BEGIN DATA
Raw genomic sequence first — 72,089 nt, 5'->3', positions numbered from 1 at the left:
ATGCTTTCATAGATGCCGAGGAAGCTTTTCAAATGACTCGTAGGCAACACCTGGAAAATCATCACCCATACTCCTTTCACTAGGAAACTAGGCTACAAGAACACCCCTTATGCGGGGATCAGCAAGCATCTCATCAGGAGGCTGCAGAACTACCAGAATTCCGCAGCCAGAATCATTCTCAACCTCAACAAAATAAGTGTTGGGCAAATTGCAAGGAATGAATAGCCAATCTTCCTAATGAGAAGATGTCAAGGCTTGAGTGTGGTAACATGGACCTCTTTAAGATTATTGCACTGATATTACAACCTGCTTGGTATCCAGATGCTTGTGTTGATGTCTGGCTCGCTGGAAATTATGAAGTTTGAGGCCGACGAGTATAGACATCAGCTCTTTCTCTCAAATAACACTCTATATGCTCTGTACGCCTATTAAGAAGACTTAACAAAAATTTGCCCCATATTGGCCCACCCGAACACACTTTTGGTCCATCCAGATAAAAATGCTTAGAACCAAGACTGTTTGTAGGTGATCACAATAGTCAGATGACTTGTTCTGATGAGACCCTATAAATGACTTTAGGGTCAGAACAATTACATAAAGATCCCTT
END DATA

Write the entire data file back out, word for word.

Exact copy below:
Raw genomic sequence first — 72,089 nt, 5'->3', positions numbered from 1 at the left:
ATGCTTTCATAGATGCCGAGGAAGCTTTTCAAATGACTCGTAGGCAACACCTGGAAAATCATCACCCATACTCCTTTCACTAGGAAACTAGGCTACAAGAACACCCCTTATGCGGGGATCAGCAAGCATCTCATCAGGAGGCTGCAGAACTACCAGAATTCCGCAGCCAGAATCATTCTCAACCTCAACAAAATAAGTGTTGGGCAAATTGCAAGGAATGAATAGCCAATCTTCCTAATGAGAAGATGTCAAGGCTTGAGTGTGGTAACATGGACCTCTTTAAGATTATTGCACTGATATTACAACCTGCTTGGTATCCAGATGCTTGTGTTGATGTCTGGCTCGCTGGAAATTATGAAGTTTGAGGCCGACGAGTATAGACATCAGCTCTTTCTCTCAAATAACACTCTATATGCTCTGTACGCCTATTAAGAAGACTTAACAAAAATTTGCCCCATATTGGCCCACCCGAACACACTTTTGGTCCATCCAGATAAAAATGCTTAGAACCAAGACTGTTTGTAGGTGATCACAATAGTCAGATGACTTGTTCTGATGAGACCCTATAAATGACTTTAGGGTCAGAACAATTACATAAAGATCCCTT